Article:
Laying Out the Stringers
I used 2x12 SPF for the stringers in the stairs I’ve built, which were open stringer or “carriage” stairs, but these days I would seriously consider using LVL or LSL, which are stronger, straighter, and more stable (no knots either). It’s also more expensive, but for a typical 36-in-wide stair you only need three stringers. And for freestanding stairs, (not attached to walls on the sides or without supporting walls underneath) I might also consider using a 14-inch-deep stringer, which leaves more meat after making the tread and riser cuts.
Regardless of what material you use, layout will involve stepping off treads and risers along the full length of the stringer. That said, there are different ways to go about that. I was taught to align the rise and run dimensions on opposite legs of a framing square with the edge of the stringer and mark the cut lines, then slide over and repeat. It wasn’t too long before I discovered stair gauges, which clamp to the square and speed up the alignment process . These days, there are some fancy variations on stair gauges, such as those from Omni Tool, which appear to offer easier setup and scribing, and have other uses for framing layout.
The step off method can, however, lead to accumulated error. Although stair gauges help reduce dimension creep, common practice is to lay out and cut one stringer, test it, then use it as a template to mark the other two stringers. Some carpenters go one better and gang cut stringers, but to make it worth doing, you need a saw that can cut deep enough.
The biggest difference-maker in the accuracy department has been the construction calculator, which does all of the rise/run math for you, including the conversion to fractions. It also calculates the hypotenuse of the triangular rise/run cutouts, a dimension that can be used to increase the accuracy of the layout.
In “Stair Layout and Framing,” a recent video embedded in a ProTradeCraft.com page, Tim Uhler shows us how it’s done while demonstrating his method for site-building stairs . (The page links to Uhler’s AwesomeFramers YouTube channel, which is well worth a visit.) To step off the stringer, Uhler uses a “pitch block”―a right triangle made of plywood cut to the rise and run dimensions on either leg of the 90-degree corner. Before stepping off the stringer, Uhler uses a construction calculator to find the hypotenuse, which in his case turns out to be 12⅞ inches. Next, he uses a special calculator function that gives the sequence of dimensions he needs to pull a tape from one end, marking what amounts to 12⅞-inch on-center spacing along the edge of the stringer. He then steps off the layout by aligning the pitch block with those marks. It’s a belt and suspenders approach that is also helpful if you’re cutting stringers one at a time because it eliminates cumulative error. Uhler only does the layout once because he also gang cuts all three of his stringers using a 16 5⁄16-inch Magnesium Worm Drive Skilsaw.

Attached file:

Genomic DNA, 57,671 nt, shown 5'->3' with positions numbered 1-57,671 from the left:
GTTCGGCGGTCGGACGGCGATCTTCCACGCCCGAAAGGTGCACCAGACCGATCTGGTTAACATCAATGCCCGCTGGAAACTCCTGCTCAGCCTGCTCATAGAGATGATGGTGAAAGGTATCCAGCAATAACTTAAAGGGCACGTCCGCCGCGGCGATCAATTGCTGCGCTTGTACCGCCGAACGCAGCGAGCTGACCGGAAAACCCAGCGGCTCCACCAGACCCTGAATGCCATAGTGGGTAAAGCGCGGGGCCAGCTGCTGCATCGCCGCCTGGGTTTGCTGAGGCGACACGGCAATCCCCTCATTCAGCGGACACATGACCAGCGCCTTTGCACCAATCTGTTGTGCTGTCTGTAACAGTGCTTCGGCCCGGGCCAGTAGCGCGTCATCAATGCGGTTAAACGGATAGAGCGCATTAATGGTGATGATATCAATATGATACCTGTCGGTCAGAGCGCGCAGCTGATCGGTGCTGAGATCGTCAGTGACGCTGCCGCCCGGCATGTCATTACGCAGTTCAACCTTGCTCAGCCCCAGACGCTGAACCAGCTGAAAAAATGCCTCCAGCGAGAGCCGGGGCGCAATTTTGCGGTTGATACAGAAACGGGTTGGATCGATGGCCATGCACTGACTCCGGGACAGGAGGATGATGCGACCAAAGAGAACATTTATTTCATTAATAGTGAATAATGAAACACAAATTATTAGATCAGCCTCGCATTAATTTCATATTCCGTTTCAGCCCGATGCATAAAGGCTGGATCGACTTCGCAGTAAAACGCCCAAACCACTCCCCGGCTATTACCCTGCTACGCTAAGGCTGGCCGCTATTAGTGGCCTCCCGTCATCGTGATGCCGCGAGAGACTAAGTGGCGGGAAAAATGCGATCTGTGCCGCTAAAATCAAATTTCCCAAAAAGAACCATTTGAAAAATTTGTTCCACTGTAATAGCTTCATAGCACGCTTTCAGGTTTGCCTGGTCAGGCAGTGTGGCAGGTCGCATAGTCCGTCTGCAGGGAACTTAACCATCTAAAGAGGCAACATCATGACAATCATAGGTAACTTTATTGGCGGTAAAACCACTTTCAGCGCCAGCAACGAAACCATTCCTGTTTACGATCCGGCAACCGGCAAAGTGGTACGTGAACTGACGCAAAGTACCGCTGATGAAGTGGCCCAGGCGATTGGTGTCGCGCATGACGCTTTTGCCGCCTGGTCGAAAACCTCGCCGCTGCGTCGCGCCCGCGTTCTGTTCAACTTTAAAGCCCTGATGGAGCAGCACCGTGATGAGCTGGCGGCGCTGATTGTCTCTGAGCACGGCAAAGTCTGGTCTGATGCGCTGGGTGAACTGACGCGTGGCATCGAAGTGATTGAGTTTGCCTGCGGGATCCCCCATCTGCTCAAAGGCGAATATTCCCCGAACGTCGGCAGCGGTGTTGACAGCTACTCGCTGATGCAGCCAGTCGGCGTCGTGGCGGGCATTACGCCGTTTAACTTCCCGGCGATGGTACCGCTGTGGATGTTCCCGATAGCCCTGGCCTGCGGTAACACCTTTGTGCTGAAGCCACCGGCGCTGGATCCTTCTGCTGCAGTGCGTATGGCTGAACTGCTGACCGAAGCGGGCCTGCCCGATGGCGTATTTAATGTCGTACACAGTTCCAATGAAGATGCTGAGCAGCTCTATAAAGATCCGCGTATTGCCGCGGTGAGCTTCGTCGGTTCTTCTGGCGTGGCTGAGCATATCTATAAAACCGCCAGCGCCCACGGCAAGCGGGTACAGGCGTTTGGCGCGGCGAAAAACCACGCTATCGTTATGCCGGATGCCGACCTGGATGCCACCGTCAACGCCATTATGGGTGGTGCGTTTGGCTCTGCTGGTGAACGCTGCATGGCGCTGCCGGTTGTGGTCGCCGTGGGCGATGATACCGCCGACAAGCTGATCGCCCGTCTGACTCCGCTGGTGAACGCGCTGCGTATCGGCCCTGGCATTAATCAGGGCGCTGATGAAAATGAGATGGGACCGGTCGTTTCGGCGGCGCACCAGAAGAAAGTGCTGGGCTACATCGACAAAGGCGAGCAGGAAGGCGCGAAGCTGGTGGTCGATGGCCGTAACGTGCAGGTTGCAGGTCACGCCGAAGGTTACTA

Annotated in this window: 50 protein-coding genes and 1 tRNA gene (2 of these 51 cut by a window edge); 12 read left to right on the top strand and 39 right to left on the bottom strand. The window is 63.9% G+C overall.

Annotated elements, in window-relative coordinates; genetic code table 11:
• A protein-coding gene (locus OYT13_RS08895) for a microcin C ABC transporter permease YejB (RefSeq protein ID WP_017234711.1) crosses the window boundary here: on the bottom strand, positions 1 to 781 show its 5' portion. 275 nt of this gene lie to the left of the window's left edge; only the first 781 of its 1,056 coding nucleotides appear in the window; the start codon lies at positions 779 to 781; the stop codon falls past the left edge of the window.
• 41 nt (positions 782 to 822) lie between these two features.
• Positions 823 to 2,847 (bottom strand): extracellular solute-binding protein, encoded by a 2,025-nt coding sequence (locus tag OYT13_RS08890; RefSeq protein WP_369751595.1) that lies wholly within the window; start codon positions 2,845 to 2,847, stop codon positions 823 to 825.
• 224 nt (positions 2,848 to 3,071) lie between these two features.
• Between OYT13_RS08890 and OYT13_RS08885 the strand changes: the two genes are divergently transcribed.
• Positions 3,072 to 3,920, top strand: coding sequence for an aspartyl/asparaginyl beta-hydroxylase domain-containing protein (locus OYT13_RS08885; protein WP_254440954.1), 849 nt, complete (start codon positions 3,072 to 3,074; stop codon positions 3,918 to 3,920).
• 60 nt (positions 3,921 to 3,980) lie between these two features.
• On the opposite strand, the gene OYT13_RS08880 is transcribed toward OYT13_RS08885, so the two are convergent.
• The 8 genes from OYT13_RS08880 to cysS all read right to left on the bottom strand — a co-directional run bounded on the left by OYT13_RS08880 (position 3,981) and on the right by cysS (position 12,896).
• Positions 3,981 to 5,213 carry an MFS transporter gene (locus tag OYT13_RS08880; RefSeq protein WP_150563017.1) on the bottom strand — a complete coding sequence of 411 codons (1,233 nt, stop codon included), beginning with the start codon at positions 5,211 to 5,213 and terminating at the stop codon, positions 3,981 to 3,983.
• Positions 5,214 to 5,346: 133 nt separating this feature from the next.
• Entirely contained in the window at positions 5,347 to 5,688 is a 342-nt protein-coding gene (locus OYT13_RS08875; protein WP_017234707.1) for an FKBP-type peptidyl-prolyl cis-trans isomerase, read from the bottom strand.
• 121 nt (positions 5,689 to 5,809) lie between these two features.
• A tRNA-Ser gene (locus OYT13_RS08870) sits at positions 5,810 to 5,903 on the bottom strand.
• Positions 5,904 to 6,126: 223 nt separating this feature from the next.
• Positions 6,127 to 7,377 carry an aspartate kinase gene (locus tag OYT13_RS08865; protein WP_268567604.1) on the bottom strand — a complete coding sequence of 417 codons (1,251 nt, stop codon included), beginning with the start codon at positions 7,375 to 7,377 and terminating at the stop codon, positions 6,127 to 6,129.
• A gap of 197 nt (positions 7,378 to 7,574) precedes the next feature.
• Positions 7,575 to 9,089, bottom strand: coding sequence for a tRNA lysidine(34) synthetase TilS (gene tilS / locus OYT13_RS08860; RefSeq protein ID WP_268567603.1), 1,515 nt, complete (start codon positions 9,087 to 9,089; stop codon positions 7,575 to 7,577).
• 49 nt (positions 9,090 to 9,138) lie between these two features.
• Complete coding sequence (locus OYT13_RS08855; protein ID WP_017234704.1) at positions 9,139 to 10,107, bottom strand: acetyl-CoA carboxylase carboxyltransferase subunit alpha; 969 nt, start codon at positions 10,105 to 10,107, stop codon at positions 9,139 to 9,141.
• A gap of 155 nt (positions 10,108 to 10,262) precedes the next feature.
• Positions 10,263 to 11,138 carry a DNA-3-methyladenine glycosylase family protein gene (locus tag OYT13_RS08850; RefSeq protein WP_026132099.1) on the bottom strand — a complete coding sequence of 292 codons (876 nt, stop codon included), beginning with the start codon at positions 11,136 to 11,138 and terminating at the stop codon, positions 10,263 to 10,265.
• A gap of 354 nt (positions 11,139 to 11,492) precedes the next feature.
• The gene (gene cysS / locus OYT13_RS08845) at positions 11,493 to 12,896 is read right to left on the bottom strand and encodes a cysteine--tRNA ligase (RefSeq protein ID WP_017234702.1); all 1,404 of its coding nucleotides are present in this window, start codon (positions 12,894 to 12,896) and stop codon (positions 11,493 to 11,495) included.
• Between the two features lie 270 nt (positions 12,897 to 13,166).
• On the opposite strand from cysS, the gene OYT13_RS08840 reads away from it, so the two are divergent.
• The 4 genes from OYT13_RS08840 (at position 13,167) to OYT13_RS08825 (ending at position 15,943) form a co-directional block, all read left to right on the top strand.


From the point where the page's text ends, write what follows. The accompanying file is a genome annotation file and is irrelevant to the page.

RELATED: Safe Stairs
By the way, you can find the hypotenuse using the Pythagorean theorem and an ordinary calculator―or even pencil and paper―but it helps to use the chart shown earlier  to convert decimals to fractions. When it comes to repeatedly multiplying the hypotenuse to get the sequence of dimensions needed to layout the tick marks on the stringer, a construction calculator is the way to go because it does everything with just a few keystrokes, converts all the fractions, and accurately rounds off the results.
Adjust at the Bottom
At this point, you are this close to cutting the stringers, but you may still have to adjust the layout. To understand why, recall that the adjusted total rise is the dimension between the top of the finish floor at both the upper and lower landings. Now imagine our sample stringers laid out with a 77⁄16-inch unit rise, and installed with the finish floors already in place. When you add 1-inch treads all the way up, the bottom riser ends up an inch too tall (87⁄16) and the top riser is an inch too short (67⁄16). To compensate when installing on a finish floor, remove the thickness of one tread from the bottom of the stringers.
But remember that we’ve assumed we’re working from the subfloor, which is 1⅝ inches below the finish floor . After subtracting the thickness of a tread to bring the stringer bottom flush with the finish floor, we have to add back 1⅝ inches so the stringer will sit on the subfloor. Assuming our treads will be 1-inch thick, this adjustment makes the rough bottom riser taller than all of the others, a total of 715⁄16 inches (75⁄16 unit rise minus one tread thickness plus 110⁄16 finish floor thickness).
All that’s left is to cut and install the stringers, which I’ll cover in another article.